Earl Sweatshirt (Thebe Kgositsile), a member of Los Angeles' Odd Future collective alongside
Frank Ocean and Tyler The Creator, debuted with
Earl (2010), recorded when he was barely 16, produced by Tyler The Creator and drenched in lewd and goth.
After a brief exile in Samoa,
Doris (2013) better demonstrated his originality and skills as a rapper.
A number of influential producers showed up to provide the underpinning for his
acrobatic linguistic games:
Frank Ocean (Sunday),
Tyler the Creator (Whoa),
Alchemist (Uncle Al),
This time he mostly steered away from the gothic burlesque of his first mixtape,
although the best song,
the Christian Rich-produced Centurion (with a sample from Can's Soup), is the closest to that mood. But at the other
end there is a simple introverted confession such as Chum.
Alas, the tracks that feature his Odd Future pals
(Vince Staples, Domo Genesis, Mac Miller) are the weakest and could have
The 30-minute I Don't Like Shit, I Don't Go Outside (Tan Cressida, 2015)
was much more cohesive and essential, graduating him to become one of
the most powerful emo-rappers of his generation, despite the
minimal beats and lo-fi production. The tracks
compose an unbroken
introverted and sorrowful stream of consciousness, a slow descent into
a personal hell,
that crowned Earl as
the philosopher of Odd Future where Tyler the Creator was the clown.
Instrumental diversions are surgical strikes on the soul: the
county-fair organ of Huey,
the distorted psychedelic guitar and metallic percussion of Mantra,
the limping industrial beat and fractured backup rap Off Top,
the somber piano vignette Intermission.
The void of Grief emanates a gloomy sense of terminal alienation, while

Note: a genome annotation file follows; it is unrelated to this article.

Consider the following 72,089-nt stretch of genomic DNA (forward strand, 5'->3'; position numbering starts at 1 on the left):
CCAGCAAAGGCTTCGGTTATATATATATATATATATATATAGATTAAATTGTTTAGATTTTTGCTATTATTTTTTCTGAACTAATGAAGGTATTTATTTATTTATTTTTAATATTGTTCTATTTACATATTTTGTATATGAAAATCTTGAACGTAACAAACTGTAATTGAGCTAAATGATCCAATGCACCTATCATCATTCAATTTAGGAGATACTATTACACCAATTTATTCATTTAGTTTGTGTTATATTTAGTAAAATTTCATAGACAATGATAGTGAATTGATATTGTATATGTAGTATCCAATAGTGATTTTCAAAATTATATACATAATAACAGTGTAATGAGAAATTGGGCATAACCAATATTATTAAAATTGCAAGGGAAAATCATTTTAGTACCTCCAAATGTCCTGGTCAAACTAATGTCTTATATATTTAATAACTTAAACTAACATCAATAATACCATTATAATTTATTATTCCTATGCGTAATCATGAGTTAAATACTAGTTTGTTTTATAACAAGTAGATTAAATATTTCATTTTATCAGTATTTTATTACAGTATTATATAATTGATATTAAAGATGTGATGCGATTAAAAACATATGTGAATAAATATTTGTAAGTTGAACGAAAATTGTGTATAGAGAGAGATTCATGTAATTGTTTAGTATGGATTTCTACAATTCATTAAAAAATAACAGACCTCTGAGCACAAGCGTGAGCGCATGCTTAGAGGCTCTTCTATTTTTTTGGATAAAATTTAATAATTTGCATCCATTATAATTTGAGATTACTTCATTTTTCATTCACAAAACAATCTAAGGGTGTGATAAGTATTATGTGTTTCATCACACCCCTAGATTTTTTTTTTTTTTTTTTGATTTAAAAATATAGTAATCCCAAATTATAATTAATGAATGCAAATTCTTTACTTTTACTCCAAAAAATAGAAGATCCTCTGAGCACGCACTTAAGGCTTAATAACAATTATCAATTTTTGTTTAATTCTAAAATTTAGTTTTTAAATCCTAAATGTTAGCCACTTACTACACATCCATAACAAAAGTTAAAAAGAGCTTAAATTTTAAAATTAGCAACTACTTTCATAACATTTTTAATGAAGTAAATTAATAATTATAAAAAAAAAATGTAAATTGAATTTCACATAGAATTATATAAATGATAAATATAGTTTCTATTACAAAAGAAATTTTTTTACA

the anemic beat and piano figure of DNA emanates a sense of slow decay.
There's a peak of noir atmosphere when a
sinister swamp beat meets a castrated carillon in Faucet.
Even more impressive is the ten-minute single Solace (2015),
a psychoanalytical cinematic free-style montage of words and sounds.
Some Rap Songs (2018), consisting of 15 microscopic tracks,
was musically more ambitious
with virtuoso performances over glitchy beats and
warped instrumentals, notably
Nowhere2go (produced by Darryl Johnson and Ade Hakim),
and Azucar (the sound of a disintegrating mind).
The music and the rapper sculpt the emotional wastelands of Shattered Dreams and The Bends.
Ontheway sounds like the hip-hop version of a psychedelic blues.
By comparison, the slightly more lively The Mint is beach reggae.
All in all the rapper and producer has invented a style that
reflects the turmoil and disorientation of a devastated psyche.
The music becomes so personal that
Peanut deconstructs the trumpet sounds of his uncle
Playing Possum mixes the voices of his parents over music
that sounds like radio static.
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